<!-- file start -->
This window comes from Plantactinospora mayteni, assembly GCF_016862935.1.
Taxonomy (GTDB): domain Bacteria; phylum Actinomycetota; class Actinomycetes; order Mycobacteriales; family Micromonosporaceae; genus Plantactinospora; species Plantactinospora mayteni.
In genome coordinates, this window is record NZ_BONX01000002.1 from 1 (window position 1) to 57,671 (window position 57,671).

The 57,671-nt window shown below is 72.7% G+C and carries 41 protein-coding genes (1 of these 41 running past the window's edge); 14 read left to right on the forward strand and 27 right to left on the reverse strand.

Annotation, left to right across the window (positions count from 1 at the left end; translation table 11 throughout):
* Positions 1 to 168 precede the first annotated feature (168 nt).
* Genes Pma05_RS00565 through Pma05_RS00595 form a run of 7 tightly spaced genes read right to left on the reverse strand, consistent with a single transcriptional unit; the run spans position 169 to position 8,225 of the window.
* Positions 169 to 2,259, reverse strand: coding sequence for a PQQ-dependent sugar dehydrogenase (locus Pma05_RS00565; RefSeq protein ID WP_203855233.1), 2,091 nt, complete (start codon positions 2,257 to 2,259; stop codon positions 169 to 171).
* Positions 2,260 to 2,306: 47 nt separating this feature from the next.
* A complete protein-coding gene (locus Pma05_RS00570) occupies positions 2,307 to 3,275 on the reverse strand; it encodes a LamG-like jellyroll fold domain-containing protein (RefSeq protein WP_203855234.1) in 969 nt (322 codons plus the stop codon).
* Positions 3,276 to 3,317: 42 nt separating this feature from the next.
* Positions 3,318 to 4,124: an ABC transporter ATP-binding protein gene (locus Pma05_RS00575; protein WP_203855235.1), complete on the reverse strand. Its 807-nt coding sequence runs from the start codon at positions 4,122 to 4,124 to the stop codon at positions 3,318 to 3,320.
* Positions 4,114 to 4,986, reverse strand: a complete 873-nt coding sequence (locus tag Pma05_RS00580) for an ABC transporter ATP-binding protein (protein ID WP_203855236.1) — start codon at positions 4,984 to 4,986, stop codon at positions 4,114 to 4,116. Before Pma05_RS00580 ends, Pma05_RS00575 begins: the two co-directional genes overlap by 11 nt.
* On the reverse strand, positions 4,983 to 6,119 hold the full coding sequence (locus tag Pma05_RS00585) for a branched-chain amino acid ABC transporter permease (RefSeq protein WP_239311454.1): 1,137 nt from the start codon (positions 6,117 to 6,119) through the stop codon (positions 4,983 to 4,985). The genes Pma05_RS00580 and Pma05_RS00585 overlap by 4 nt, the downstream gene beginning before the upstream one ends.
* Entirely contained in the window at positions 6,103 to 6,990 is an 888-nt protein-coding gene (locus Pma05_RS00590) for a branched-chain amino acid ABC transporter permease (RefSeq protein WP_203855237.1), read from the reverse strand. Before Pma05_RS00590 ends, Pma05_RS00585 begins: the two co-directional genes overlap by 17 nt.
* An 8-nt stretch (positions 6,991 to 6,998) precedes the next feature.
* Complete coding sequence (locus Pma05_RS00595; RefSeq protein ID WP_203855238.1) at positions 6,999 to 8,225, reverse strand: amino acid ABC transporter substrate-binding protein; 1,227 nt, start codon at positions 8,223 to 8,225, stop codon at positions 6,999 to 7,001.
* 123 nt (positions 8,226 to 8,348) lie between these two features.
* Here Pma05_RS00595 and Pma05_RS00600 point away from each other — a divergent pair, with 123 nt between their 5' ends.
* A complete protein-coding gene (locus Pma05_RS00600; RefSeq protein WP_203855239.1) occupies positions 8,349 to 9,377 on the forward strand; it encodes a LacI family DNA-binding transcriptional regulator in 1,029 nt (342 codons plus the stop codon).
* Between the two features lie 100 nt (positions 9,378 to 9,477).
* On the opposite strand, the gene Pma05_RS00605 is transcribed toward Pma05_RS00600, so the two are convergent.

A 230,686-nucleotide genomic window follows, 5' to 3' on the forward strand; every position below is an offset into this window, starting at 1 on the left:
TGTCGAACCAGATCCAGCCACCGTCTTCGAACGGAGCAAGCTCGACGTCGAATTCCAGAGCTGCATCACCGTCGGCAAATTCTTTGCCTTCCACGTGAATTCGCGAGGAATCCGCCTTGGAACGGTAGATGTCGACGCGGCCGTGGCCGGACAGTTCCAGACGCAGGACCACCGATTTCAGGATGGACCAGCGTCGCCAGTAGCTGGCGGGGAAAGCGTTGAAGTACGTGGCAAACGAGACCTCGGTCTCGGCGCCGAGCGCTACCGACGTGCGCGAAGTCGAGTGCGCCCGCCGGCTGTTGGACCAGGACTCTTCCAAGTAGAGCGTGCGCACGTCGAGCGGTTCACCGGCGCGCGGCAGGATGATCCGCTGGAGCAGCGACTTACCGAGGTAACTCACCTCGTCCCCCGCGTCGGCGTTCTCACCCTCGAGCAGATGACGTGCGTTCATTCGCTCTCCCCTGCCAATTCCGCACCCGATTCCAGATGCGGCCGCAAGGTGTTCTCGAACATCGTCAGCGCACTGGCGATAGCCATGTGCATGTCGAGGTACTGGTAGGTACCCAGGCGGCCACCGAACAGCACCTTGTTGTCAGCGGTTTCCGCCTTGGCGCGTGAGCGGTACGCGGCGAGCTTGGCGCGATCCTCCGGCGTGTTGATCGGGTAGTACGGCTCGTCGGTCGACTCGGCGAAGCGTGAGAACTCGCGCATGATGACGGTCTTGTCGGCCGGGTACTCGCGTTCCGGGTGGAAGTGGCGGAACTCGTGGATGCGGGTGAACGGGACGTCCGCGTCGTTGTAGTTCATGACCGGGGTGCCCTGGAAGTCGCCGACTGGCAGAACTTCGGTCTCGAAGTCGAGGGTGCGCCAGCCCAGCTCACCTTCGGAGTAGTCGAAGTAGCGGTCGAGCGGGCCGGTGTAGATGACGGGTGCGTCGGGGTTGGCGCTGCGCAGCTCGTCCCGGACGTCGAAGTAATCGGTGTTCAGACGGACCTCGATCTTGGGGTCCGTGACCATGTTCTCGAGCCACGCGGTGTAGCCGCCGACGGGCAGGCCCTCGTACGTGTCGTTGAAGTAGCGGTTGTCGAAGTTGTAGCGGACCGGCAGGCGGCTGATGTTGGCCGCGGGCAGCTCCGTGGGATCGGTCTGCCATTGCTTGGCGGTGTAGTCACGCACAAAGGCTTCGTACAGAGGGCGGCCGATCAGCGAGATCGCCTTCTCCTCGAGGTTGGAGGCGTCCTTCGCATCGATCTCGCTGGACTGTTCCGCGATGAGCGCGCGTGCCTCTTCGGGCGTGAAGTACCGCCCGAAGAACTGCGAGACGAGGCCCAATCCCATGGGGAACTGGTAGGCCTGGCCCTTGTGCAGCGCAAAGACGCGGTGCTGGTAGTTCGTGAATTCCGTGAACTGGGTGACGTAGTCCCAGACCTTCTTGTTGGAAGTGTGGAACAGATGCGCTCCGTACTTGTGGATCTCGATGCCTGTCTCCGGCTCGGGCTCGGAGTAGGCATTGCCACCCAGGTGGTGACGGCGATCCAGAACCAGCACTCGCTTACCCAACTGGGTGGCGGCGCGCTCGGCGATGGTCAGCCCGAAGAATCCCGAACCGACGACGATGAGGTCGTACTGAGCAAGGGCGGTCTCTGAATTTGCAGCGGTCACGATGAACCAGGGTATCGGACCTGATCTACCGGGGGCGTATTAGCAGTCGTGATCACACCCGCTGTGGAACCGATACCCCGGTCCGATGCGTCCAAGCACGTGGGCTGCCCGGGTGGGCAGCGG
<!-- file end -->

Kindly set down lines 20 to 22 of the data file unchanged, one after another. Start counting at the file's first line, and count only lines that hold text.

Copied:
* A complete protein-coding gene (locus Pma05_RS00600; RefSeq protein WP_203855239.1) occupies positions 8,349 to 9,377 on the forward strand; it encodes a LacI family DNA-binding transcriptional regulator in 1,029 nt (342 codons plus the stop codon).
* Between the two features lie 100 nt (positions 9,378 to 9,477).
* On the opposite strand, the gene Pma05_RS00605 is transcribed toward Pma05_RS00600, so the two are convergent.